Generally the local menswear scene is confined by narrow traditions, a dull palette and little variety, but these three collections that closed off SA Fashion Week recently showed the tremendous scope and possibility for SA Menswear.
To the untrained eye, Roman Handt’s collection, with its bold asymmetrical spiky forms, appeared as an indulgent folly: Eveningwear for amoebas, if you will, but speaking to Handt, who has produced simpler collections in the past, it’s evident how deep and considered the thought process actually was.
The range, “Systematic,” he explains, “is all about implementing new ways of thinking into the local fashion industry. Using local textile benefits the local fashion industry in many ways. We have worked closely with the Cotton Cluster of South Africa to source sustainable cottons that are grown, sewn and woven here. All these products can be traced back to their origin, ensuring that the process can be tracked and the product is very ethical.
“We are against ‘fast fashion’ and have been for years,” he adds, “Which is why we show annually rather than seasonally. We are also against expedient consumerism, and would much rather sell one garment that lasts for years than many.”
The show pieces in the collection were inspired by the cotton plant. “We artistically reconstructed microscopic structures as show pieces for the collection, to make you look and look again.” Though they may seem more like Lady Gaga showpieces than a new take on menswear, Handt insists that they are meant as clothing rather than art. “Modern masculine identities are embracing fun, excitement and freedom of movement.”
Floyd Avenue started out as a member of the township based Smartees gang a few years ago, a local take on the wild Japanese Harajuku street wear style. But his recent collection displayed new maturity and commanded one’s attention to take him seriously as a menswear designer.
This collection, In Funk We Trust, opened with a bold mustard, a step away from Floyd’s usually dark palette, but retaining the denim and camo fabric that he’s known for. The wide three-quarter pants and loose wrap jackets drew from his love for old Chinese movies and 20th Century Manga cartoons.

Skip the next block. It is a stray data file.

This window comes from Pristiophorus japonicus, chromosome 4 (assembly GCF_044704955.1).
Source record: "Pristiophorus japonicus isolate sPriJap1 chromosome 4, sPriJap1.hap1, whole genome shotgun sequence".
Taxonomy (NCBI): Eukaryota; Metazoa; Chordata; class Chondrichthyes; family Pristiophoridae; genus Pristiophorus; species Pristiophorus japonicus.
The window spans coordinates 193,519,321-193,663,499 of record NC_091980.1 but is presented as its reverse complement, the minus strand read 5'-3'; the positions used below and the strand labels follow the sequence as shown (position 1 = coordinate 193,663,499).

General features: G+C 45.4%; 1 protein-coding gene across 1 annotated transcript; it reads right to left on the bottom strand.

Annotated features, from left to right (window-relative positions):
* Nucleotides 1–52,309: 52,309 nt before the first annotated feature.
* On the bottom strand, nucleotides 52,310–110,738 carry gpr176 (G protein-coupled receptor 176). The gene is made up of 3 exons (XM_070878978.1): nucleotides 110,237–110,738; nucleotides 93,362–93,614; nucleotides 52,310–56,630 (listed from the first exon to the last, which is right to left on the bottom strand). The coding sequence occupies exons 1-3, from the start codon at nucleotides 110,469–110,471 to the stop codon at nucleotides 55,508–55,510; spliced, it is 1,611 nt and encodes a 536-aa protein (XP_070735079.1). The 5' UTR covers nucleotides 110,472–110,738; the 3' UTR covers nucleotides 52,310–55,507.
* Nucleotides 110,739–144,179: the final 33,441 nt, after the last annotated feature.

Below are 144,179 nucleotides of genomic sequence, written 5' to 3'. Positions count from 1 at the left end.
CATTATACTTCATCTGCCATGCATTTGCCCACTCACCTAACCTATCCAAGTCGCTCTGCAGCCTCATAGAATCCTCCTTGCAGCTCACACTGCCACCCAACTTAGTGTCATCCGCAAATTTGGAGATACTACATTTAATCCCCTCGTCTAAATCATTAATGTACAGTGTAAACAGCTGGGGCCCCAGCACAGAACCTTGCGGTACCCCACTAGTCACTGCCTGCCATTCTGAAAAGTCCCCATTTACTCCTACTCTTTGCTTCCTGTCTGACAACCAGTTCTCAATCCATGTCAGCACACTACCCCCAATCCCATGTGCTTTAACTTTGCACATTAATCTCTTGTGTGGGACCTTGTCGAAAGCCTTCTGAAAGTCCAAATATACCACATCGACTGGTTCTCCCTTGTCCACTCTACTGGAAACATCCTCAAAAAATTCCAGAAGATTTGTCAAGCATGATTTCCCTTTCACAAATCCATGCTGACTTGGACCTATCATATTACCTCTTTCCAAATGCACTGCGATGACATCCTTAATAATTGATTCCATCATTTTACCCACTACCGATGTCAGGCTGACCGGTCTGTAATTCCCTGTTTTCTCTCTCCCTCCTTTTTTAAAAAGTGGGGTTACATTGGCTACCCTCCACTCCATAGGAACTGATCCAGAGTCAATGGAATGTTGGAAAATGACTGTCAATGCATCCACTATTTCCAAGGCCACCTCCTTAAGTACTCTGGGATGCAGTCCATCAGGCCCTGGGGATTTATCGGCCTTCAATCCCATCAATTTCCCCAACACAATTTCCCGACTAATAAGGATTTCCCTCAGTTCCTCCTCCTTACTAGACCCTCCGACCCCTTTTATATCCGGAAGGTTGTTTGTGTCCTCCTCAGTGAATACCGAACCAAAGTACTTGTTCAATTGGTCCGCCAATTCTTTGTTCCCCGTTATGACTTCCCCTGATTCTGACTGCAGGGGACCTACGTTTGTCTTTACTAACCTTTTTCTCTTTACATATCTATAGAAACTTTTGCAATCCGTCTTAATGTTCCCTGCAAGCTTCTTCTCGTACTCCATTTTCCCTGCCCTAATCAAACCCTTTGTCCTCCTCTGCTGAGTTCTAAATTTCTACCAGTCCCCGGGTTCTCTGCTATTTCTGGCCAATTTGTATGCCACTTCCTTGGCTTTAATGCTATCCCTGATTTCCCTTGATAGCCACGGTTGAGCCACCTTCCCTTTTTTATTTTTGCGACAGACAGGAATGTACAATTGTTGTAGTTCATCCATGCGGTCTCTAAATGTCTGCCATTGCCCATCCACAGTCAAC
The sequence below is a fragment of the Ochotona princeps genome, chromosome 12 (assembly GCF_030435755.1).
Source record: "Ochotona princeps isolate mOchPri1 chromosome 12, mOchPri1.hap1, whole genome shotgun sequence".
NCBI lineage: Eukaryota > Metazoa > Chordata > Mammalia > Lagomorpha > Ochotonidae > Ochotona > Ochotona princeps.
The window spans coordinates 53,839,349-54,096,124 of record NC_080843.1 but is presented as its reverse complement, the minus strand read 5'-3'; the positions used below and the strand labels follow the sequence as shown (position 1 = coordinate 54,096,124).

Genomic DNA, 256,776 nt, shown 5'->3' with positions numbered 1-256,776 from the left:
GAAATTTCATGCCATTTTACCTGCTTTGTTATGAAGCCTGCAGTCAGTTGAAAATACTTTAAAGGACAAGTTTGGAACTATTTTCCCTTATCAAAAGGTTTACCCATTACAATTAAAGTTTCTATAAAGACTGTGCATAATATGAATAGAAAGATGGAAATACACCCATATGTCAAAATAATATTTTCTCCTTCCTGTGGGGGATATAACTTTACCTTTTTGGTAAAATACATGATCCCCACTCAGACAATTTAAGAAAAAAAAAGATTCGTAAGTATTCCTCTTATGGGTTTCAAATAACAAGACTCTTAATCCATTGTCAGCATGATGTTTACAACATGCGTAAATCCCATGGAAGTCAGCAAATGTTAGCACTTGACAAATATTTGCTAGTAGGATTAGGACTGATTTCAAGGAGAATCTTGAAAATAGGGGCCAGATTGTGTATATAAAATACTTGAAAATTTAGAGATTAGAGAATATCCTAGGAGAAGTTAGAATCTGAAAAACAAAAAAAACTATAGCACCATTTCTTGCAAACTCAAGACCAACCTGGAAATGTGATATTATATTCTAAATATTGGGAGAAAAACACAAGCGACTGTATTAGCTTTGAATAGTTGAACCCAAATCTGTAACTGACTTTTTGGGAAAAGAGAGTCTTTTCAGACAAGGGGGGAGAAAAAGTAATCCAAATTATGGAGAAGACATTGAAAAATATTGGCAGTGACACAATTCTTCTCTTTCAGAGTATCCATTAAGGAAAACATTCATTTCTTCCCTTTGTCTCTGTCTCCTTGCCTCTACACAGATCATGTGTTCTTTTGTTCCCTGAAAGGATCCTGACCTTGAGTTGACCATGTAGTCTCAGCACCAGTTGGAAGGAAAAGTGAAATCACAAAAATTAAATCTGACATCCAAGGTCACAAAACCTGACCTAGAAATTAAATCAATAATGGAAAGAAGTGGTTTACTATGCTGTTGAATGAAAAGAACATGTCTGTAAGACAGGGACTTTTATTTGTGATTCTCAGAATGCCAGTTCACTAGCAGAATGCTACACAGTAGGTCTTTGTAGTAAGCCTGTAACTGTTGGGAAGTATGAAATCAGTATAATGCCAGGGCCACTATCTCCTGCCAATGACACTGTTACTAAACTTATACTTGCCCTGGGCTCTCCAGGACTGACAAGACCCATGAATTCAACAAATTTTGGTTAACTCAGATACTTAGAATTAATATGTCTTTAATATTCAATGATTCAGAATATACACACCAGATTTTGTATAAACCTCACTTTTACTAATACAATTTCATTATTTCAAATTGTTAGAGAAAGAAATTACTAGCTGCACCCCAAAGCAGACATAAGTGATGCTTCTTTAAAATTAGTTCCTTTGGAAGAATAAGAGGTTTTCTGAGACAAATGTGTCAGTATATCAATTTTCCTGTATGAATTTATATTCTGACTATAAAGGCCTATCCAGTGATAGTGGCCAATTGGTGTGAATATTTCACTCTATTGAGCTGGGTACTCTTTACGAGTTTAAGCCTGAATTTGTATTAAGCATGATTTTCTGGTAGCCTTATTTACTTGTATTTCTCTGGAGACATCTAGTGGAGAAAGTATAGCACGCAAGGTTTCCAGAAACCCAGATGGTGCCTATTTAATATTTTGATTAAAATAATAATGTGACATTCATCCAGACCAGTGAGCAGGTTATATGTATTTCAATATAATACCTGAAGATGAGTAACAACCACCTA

While the core fusion of rebellious street style and traditional tailoring is widespread in menswear at the moment, what made this collection stand out was the originality and thought behind each look.
Andrew Chandler, who won the SAFW Menswear Award last year for his collection, Beware The Wolf in Sheep’s Clothing was a truly ambitious feat, juxtaposing disparate references from medieval armour to punk, to Algerian Zouave pants, and then further deconstructing each piece to present a look that emerged as heroic. “I’m not the sort of designer who’ll take one pair of trousers and repeat it,” he says. “So I worked and worked and created 16 elaborate and technically demanding pieces.”
The fabrications are all also very specific so it is a truly bespoke collection. Andrew’s background as an art director gave him the ability to think out of the box and deliver some truly ingenious hybrids. His accomplishment as a portrait painter gave him the chromatic sensibility to present a nuanced and unpredictable palette. But his very broad scope of interests – he reads voraciously, has great reverence for historical styles and the fashion history as well as art and politics – presented us with a collection that was as rich and layered as one would find anywhere in the world.
Indeed, South African menswear designers are challenging gender and style boundaries and giving women’s wear a good run for its money.